“Well, they gave up a useful tool. I warned them against keeping your spirits separate. This might work against their plans. And I have something I’ve been saving for you.” Q went to the seemingly empty corner of the room and pulled out a hypodermic needle. It was filled with what looked like the same substance she had injected every morning for twelve years.
“It’s something similar,” Q said.
“What is it?” she asked.
“I can’t tell you. You’ll have to trust me.”
Strangely, Marlo did trust him. He wasn’t one of Them; he was one of her, and possibly the only friend she might be permitted for the foreseeable future. The sanctuary was not warded, but Q’s world had little oversight. Marlo pulled back her sleeve and held out her arm. Q smiled and pushed the needle into her largest vein.
“This one shot should last you two years, at least. When we get beyond that time, we can talk.”
Marlo pulled down her sleeve and nodded absently. Years, again. What could they do with her wolf in years? What could they make her do? She didn’t want to think about that.
“Where do we start?” she asked.
“With the safest element. Earth.”
“What will earth do?” she asked.
“You have the power of telekinesis?” he asked. “Materialization, transmutation, levitation?” Marlo nodded to all. “Those powers rely on your spirit for success.” Marlo nodded again. “In your case, your spirit will be employed elsewhere while you engage in those skills–and others. There is also the chance your spirit might be encumbered at some point. But, first, you must make amends with the spirits of Earth. You must learn to call on them without provoking or invoking the negative spirits.” Marlo nodded again. “You must call on them,” Q said. “Your spirit cannot be responsible for your connections to Nature.”
Marlo frowned. “How will I talk to them?” she asked.
“I’ll show you,” Q said. “All you must do first is promise to do no harm.”
“I promise that I will only harm in self-defense,” she said. “It’s the best I can do.”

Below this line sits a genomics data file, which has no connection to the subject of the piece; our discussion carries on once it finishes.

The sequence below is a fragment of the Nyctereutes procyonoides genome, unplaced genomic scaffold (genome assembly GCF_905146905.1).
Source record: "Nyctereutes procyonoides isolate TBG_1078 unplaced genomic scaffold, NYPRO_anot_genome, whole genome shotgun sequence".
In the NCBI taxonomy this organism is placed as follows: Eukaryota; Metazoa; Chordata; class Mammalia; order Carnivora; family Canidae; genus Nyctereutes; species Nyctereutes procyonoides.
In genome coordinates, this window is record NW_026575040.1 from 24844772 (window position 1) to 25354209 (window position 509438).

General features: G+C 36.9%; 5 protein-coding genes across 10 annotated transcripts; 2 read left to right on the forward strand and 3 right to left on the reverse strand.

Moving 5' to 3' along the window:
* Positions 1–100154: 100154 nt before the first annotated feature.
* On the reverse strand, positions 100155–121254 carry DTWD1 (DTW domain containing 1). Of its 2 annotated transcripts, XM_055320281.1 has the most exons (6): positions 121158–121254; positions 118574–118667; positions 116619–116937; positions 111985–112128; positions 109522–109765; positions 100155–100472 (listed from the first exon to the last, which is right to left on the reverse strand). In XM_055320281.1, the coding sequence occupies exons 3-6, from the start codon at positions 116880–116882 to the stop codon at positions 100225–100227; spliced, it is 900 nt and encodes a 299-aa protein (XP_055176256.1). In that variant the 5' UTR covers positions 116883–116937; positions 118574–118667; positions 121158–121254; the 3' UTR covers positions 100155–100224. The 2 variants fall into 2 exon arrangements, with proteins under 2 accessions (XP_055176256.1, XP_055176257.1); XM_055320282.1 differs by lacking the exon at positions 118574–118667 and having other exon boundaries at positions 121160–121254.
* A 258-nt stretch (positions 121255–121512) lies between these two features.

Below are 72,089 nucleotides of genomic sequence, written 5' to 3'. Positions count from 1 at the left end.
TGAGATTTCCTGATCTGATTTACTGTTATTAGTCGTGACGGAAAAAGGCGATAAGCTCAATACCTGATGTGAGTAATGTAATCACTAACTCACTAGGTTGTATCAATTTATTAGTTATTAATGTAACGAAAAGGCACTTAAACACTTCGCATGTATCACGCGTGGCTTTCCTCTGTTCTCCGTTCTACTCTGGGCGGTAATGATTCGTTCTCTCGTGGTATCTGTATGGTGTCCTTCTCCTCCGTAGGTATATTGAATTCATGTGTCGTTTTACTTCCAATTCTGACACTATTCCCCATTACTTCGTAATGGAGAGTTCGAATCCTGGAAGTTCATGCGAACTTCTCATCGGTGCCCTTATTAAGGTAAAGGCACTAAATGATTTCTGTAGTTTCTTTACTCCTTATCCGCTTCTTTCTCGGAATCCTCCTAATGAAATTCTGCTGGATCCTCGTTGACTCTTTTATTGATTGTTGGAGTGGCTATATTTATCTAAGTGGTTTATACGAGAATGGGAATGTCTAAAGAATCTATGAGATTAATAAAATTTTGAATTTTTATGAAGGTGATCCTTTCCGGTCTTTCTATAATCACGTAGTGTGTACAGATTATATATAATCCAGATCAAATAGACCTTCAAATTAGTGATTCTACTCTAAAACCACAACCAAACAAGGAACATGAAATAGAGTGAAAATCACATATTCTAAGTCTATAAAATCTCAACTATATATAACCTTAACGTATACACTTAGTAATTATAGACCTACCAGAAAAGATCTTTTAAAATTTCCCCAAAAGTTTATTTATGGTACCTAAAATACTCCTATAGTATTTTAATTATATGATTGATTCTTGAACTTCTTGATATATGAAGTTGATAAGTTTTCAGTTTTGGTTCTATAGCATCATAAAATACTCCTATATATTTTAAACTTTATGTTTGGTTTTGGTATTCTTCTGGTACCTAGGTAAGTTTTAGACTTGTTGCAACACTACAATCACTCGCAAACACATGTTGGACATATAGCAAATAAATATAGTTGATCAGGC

“You trust me,” Q said. “I trust you. Let’s begin.”
After three weeks of practicing the use of earth powers, among her many other training exercises, Marlo wondered how any of the elements could be more difficult to master. The spirits of Nature were stubborn and unreliable, and without her spirit to talk to them, her invocation of the Earth spirits took a greater part of that three weeks. Alexis’s defeat of Marlo before the full moon seemed to have acted as a demonstration of how she would have to sacrifice her false pride for a more substantial earning.
“Again.” was the relentless call of all her trainers, and Marlo could not wait until she returned to her room for more of the uncut versions of Otherworld and Otherworlder history. For instance, what Victoria had made seem like an extreme sacrifice on her part–all those stories she told about brokering the tenuous peace so long ago–turned out to be a lie. Victoria had allowed her daughter be taken and burned as some sort of tactic.
The story brought up new questions, however. How many people had burned? There were not mentions in the histories of any other sacrifices. Yet, in that unguarded moment weeks ago, Jack had mentioned a loss. He talked about the smell of flesh burning. Was it possible that Dorothy was Jack’s daughter? What did that mean about Garrett?
She promised herself to pay more attention to Jack in the future.